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Automation? (was Label vs ALT tag on form elements)

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From: Michael D. Roush
Date: Mar 23, 2007 7:40AM


Patrick H. Lauke wrote:
>
> Again, it's the AT support that's the clincher here, and the impact this
> choice of markup would have on usability in general.

Not that I'm desperately actively searching for a project for the coming
year, but, here goes....

There are quite a few "automatic" code checkers out there. Each one is
slightly (or a lot) different. Mostly, they check our code against one
or more standards. There are also some tools out there that give you an
idea of whether your code will have difficulties being rendered by
various browsers.

I've been around for several discussions on this list about the relative
usefulness/uselessness of such tools, and I'm not trying to retrace old
steps. Let me just say that I'm coming from a perspective that
acknowledges the existence of such tools and some individuals' tendency
to use them to varying degrees, either as their entire accessibility
strategy or just a starting point.

Would it be helpful to have an automated checking tool that would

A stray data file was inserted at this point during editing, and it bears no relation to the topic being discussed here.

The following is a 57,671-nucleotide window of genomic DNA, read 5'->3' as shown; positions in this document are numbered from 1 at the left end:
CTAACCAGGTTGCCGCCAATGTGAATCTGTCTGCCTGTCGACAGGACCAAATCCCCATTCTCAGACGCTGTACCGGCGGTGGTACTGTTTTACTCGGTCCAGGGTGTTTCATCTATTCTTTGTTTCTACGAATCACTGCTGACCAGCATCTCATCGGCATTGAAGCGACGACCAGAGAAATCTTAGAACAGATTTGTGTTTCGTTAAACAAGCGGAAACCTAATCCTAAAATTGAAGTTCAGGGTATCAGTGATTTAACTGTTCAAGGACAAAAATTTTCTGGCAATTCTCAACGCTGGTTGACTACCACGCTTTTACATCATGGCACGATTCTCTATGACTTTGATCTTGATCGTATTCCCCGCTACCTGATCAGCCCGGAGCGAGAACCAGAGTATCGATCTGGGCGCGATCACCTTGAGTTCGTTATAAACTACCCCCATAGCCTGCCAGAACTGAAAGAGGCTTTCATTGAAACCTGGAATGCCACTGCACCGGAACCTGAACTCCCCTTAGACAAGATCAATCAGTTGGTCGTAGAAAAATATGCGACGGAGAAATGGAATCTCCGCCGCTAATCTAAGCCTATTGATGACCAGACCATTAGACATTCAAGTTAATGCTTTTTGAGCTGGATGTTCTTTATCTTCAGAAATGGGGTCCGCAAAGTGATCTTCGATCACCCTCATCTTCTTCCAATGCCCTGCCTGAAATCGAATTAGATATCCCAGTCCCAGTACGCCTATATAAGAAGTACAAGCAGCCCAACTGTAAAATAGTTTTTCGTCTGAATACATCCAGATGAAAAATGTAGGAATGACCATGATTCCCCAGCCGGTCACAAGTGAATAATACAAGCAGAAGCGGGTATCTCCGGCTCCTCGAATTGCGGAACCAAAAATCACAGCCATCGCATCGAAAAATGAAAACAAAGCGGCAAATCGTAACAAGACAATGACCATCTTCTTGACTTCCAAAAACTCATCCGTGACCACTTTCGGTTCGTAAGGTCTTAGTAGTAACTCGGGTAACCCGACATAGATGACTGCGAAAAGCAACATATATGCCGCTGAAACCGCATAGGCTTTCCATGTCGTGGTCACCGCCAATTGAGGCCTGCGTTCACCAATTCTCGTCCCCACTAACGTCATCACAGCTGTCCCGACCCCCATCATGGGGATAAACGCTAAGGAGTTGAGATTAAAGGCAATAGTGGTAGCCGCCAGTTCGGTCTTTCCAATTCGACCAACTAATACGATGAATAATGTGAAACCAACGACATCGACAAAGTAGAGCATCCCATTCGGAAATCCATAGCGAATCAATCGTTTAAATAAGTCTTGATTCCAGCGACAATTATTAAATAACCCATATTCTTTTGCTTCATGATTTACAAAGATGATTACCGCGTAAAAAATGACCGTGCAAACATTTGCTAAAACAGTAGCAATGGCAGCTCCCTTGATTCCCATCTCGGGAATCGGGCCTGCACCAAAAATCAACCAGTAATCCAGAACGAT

analyze a bit of code (i.e., a web page), and give a report about real
or potential difficulties with various assistive technologies?

For instance, the checker is scanning through the submitted code and
finds a "foo" tag with no attributes. The checker informs the user that
the "foo" tag is in use and that it is not supported by AT tools B, C,
and D, and that it is only supported by A if it has the bar="" attribute
(which is missing in my example).

I realize this would take a LOT of research and testing, preceded by
coming up with as complete a list as possible/desired of important
tags/elements to look for (labels, alt attributes, table summaries,
noscript tags, whatever), and assessing how various tools use or ignore
those tags/elements. But, if a tool like that could get us quickly past
the step of saying "I forget how such-and-such version of so-and-so does
with this kind of setup."

To anyone who just doesn't like automated checkers in the first place, I
realize you would never use the tool. I would never suggest that it be
a complete solution, but maybe a starting point in letting people who
are interested in not just producing "standard" code, but also usable
code, a tool to use to save them some scouring and help them go into a
live testing phase with fewer errors than they would have without the scan?

Just thinkin'.

Michael